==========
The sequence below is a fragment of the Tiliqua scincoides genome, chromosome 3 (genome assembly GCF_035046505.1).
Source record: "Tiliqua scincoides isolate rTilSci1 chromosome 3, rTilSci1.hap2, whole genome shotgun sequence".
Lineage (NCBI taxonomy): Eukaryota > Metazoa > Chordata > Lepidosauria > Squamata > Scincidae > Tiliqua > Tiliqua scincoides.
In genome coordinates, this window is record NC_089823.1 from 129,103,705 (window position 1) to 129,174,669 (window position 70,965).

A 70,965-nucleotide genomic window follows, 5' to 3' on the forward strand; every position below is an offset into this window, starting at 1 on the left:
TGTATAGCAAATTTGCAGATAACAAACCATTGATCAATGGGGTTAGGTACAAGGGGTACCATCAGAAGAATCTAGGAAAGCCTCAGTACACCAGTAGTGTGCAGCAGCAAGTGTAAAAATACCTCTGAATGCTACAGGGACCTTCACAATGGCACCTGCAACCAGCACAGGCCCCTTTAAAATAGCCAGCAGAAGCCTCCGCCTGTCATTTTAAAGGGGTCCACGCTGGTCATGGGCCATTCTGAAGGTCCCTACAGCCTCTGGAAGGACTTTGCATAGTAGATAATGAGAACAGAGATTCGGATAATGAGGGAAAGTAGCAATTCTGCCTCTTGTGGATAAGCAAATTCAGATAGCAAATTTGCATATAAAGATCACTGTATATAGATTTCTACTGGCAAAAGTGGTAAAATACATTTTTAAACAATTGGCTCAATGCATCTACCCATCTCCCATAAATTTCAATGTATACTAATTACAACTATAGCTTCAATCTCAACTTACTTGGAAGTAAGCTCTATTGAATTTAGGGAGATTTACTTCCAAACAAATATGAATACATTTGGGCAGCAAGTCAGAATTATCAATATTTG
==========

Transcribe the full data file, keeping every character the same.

The sequence below is a fragment of the Tiliqua scincoides genome, chromosome 3 (genome assembly GCF_035046505.1).
Source record: "Tiliqua scincoides isolate rTilSci1 chromosome 3, rTilSci1.hap2, whole genome shotgun sequence".
Lineage (NCBI taxonomy): Eukaryota > Metazoa > Chordata > Lepidosauria > Squamata > Scincidae > Tiliqua > Tiliqua scincoides.
In genome coordinates, this window is record NC_089823.1 from 129,103,705 (window position 1) to 129,174,669 (window position 70,965).

A 70,965-nucleotide genomic window follows, 5' to 3' on the forward strand; every position below is an offset into this window, starting at 1 on the left:
TGTATAGCAAATTTGCAGATAACAAACCATTGATCAATGGGGTTAGGTACAAGGGGTACCATCAGAAGAATCTAGGAAAGCCTCAGTACACCAGTAGTGTGCAGCAGCAAGTGTAAAAATACCTCTGAATGCTACAGGGACCTTCACAATGGCACCTGCAACCAGCACAGGCCCCTTTAAAATAGCCAGCAGAAGCCTCCGCCTGTCATTTTAAAGGGGTCCACGCTGGTCATGGGCCATTCTGAAGGTCCCTACAGCCTCTGGAAGGACTTTGCATAGTAGATAATGAGAACAGAGATTCGGATAATGAGGGAAAGTAGCAATTCTGCCTCTTGTGGATAAGCAAATTCAGATAGCAAATTTGCATATAAAGATCACTGTATATAGATTTCTACTGGCAAAAGTGGTAAAATACATTTTTAAACAATTGGCTCAATGCATCTACCCATCTCCCATAAATTTCAATGTATACTAATTACAACTATAGCTTCAATCTCAACTTACTTGGAAGTAAGCTCTATTGAATTTAGGGAGATTTACTTCCAAACAAATATGAATACATTTGGGCAGCAAGTCAGAATTATCAATATTTG